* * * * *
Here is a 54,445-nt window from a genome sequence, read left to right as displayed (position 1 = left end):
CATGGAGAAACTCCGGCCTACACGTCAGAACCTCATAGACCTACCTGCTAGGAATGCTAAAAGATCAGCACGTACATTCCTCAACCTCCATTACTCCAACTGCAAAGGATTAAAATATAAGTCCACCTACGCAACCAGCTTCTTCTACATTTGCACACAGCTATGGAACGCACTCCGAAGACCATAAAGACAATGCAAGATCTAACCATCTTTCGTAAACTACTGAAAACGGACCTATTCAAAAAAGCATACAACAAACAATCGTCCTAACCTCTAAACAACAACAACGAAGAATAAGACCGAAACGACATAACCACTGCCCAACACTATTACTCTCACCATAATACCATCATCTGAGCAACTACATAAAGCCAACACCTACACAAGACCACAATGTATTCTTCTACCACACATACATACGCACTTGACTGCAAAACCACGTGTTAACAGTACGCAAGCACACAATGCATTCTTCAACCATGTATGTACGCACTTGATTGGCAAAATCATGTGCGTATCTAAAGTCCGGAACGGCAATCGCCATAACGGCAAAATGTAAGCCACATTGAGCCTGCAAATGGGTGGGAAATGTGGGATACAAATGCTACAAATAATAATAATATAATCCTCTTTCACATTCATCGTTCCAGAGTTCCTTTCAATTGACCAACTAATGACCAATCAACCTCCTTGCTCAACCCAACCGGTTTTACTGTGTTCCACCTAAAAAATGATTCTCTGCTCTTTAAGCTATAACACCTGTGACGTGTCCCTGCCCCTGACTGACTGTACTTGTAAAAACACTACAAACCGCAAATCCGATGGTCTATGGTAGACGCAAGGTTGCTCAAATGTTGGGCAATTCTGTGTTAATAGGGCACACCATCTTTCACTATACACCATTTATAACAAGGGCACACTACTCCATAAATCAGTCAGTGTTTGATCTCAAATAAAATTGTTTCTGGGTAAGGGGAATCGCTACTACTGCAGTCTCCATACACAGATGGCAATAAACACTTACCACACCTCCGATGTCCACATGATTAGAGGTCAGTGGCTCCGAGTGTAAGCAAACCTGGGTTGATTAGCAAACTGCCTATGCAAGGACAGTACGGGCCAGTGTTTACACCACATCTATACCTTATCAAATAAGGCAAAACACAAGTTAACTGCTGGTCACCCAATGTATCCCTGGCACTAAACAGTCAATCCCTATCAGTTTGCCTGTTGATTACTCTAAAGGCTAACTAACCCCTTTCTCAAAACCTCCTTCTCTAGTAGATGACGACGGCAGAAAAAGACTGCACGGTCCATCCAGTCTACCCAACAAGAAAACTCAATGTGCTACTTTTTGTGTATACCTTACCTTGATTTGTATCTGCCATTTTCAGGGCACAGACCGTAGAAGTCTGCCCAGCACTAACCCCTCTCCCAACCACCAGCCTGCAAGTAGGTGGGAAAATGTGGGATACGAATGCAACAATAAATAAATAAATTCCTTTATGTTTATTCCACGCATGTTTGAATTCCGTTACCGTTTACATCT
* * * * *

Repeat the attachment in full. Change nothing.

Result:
Here is a 54,445-nt window from a genome sequence, read left to right as displayed (position 1 = left end):
CATGGAGAAACTCCGGCCTACACGTCAGAACCTCATAGACCTACCTGCTAGGAATGCTAAAAGATCAGCACGTACATTCCTCAACCTCCATTACTCCAACTGCAAAGGATTAAAATATAAGTCCACCTACGCAACCAGCTTCTTCTACATTTGCACACAGCTATGGAACGCACTCCGAAGACCATAAAGACAATGCAAGATCTAACCATCTTTCGTAAACTACTGAAAACGGACCTATTCAAAAAAGCATACAACAAACAATCGTCCTAACCTCTAAACAACAACAACGAAGAATAAGACCGAAACGACATAACCACTGCCCAACACTATTACTCTCACCATAATACCATCATCTGAGCAACTACATAAAGCCAACACCTACACAAGACCACAATGTATTCTTCTACCACACATACATACGCACTTGACTGCAAAACCACGTGTTAACAGTACGCAAGCACACAATGCATTCTTCAACCATGTATGTACGCACTTGATTGGCAAAATCATGTGCGTATCTAAAGTCCGGAACGGCAATCGCCATAACGGCAAAATGTAAGCCACATTGAGCCTGCAAATGGGTGGGAAATGTGGGATACAAATGCTACAAATAATAATAATATAATCCTCTTTCACATTCATCGTTCCAGAGTTCCTTTCAATTGACCAACTAATGACCAATCAACCTCCTTGCTCAACCCAACCGGTTTTACTGTGTTCCACCTAAAAAATGATTCTCTGCTCTTTAAGCTATAACACCTGTGACGTGTCCCTGCCCCTGACTGACTGTACTTGTAAAAACACTACAAACCGCAAATCCGATGGTCTATGGTAGACGCAAGGTTGCTCAAATGTTGGGCAATTCTGTGTTAATAGGGCACACCATCTTTCACTATACACCATTTATAACAAGGGCACACTACTCCATAAATCAGTCAGTGTTTGATCTCAAATAAAATTGTTTCTGGGTAAGGGGAATCGCTACTACTGCAGTCTCCATACACAGATGGCAATAAACACTTACCACACCTCCGATGTCCACATGATTAGAGGTCAGTGGCTCCGAGTGTAAGCAAACCTGGGTTGATTAGCAAACTGCCTATGCAAGGACAGTACGGGCCAGTGTTTACACCACATCTATACCTTATCAAATAAGGCAAAACACAAGTTAACTGCTGGTCACCCAATGTATCCCTGGCACTAAACAGTCAATCCCTATCAGTTTGCCTGTTGATTACTCTAAAGGCTAACTAACCCCTTTCTCAAAACCTCCTTCTCTAGTAGATGACGACGGCAGAAAAAGACTGCACGGTCCATCCAGTCTACCCAACAAGAAAACTCAATGTGCTACTTTTTGTGTATACCTTACCTTGATTTGTATCTGCCATTTTCAGGGCACAGACCGTAGAAGTCTGCCCAGCACTAACCCCTCTCCCAACCACCAGCCTGCAAGTAGGTGGGAAAATGTGGGATACGAATGCAACAATAAATAAATAAATTCCTTTATGTTTATTCCACGCATGTTTGAATTCCGTTACCGTTTACATCT